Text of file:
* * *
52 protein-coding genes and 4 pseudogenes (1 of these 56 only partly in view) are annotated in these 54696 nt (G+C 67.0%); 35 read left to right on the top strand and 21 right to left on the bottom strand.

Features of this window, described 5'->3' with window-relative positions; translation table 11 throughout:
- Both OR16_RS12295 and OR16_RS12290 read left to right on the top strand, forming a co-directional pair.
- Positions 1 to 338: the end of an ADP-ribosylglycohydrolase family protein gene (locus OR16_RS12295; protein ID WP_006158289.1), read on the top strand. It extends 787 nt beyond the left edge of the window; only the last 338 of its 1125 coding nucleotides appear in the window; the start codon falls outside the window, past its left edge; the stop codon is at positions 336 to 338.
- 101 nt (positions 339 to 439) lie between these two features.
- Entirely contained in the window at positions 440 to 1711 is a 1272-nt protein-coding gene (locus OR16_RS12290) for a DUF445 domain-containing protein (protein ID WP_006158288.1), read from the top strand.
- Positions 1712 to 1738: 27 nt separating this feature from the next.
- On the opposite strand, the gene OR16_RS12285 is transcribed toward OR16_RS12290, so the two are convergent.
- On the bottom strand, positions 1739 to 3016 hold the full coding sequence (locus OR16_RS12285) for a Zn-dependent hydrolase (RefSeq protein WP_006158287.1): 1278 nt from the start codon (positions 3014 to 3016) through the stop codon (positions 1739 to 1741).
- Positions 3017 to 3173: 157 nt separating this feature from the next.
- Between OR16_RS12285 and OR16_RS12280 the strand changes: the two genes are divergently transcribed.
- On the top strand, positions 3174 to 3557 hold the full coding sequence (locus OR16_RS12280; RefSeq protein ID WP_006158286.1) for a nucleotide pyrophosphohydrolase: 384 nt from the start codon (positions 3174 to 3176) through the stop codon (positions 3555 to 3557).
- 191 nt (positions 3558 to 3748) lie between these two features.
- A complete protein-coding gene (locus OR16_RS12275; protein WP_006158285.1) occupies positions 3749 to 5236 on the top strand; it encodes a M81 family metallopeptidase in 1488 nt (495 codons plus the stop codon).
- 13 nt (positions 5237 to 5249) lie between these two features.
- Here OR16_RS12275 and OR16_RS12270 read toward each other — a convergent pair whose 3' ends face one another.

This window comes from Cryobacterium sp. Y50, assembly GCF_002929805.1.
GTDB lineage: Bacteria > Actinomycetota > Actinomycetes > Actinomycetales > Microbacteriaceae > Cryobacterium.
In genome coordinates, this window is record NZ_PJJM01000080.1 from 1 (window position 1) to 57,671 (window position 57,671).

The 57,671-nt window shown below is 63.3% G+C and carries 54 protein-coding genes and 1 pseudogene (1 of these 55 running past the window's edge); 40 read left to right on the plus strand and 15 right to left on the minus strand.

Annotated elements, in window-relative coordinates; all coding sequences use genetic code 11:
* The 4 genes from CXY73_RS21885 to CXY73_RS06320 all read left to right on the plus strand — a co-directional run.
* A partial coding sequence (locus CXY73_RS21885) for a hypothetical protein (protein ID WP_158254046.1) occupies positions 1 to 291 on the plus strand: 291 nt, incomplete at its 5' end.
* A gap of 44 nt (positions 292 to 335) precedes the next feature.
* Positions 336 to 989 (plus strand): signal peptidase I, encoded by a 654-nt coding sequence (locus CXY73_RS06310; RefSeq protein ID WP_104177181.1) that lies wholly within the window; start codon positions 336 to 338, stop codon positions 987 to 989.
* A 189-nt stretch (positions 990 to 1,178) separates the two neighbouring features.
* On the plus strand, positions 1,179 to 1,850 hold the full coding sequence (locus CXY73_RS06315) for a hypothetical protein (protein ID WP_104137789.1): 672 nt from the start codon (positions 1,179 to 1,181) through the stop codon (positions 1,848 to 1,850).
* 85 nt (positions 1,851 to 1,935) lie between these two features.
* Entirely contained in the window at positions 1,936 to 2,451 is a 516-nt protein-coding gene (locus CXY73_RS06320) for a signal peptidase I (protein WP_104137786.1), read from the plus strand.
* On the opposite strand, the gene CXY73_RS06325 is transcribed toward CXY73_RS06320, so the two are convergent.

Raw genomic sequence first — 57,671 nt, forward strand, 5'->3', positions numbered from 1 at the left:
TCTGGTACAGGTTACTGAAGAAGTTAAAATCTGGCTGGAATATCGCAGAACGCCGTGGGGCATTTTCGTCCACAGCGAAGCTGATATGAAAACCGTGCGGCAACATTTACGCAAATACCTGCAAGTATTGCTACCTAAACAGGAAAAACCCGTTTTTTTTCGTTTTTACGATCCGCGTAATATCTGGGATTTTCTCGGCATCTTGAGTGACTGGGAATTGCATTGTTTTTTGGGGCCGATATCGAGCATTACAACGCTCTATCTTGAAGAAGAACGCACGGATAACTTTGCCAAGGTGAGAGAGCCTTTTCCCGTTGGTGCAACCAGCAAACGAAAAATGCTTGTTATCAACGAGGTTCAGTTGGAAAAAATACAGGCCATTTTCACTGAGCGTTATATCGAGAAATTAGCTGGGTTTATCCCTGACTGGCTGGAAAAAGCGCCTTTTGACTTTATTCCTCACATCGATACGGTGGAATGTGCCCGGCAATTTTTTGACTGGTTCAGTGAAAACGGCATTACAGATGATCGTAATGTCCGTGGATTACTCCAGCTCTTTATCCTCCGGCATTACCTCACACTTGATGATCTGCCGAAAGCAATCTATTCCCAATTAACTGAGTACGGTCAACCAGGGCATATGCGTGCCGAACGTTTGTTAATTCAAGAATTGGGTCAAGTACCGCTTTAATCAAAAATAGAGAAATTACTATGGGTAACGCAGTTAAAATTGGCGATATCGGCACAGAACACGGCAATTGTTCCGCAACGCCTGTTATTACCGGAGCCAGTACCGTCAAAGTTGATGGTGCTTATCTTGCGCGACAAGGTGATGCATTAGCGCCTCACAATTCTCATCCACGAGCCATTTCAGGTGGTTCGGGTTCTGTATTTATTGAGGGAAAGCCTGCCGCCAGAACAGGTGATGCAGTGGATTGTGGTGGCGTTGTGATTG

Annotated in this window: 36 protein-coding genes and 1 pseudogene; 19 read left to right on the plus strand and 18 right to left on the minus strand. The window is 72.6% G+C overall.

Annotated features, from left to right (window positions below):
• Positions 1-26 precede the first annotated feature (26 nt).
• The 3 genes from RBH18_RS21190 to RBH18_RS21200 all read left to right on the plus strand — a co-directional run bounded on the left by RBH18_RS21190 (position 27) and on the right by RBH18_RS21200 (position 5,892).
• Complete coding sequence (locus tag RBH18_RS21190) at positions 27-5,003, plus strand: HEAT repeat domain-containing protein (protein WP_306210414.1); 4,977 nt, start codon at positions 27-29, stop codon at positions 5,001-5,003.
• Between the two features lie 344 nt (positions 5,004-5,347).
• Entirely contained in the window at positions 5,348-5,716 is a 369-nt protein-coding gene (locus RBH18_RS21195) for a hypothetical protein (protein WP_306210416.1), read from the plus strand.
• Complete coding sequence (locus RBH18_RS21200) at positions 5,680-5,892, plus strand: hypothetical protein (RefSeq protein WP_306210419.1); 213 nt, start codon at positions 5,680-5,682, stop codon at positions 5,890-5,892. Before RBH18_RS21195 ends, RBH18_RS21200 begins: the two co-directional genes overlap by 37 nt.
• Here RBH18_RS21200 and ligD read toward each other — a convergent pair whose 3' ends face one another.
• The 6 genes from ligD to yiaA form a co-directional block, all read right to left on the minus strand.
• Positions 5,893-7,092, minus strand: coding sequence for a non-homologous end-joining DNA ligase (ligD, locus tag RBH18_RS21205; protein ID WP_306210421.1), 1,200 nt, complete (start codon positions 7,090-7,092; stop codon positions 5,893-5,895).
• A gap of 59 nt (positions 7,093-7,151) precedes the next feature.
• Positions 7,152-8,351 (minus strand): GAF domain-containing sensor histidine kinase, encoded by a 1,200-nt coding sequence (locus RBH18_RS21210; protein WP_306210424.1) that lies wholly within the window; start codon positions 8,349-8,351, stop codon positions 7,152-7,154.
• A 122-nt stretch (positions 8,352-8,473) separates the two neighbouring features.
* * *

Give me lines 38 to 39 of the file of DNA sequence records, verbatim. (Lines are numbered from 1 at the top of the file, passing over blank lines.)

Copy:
• Between the two features lie 344 nt (positions 5,004-5,347).
• Entirely contained in the window at positions 5,348-5,716 is a 369-nt protein-coding gene (locus RBH18_RS21195) for a hypothetical protein (protein WP_306210416.1), read from the plus strand.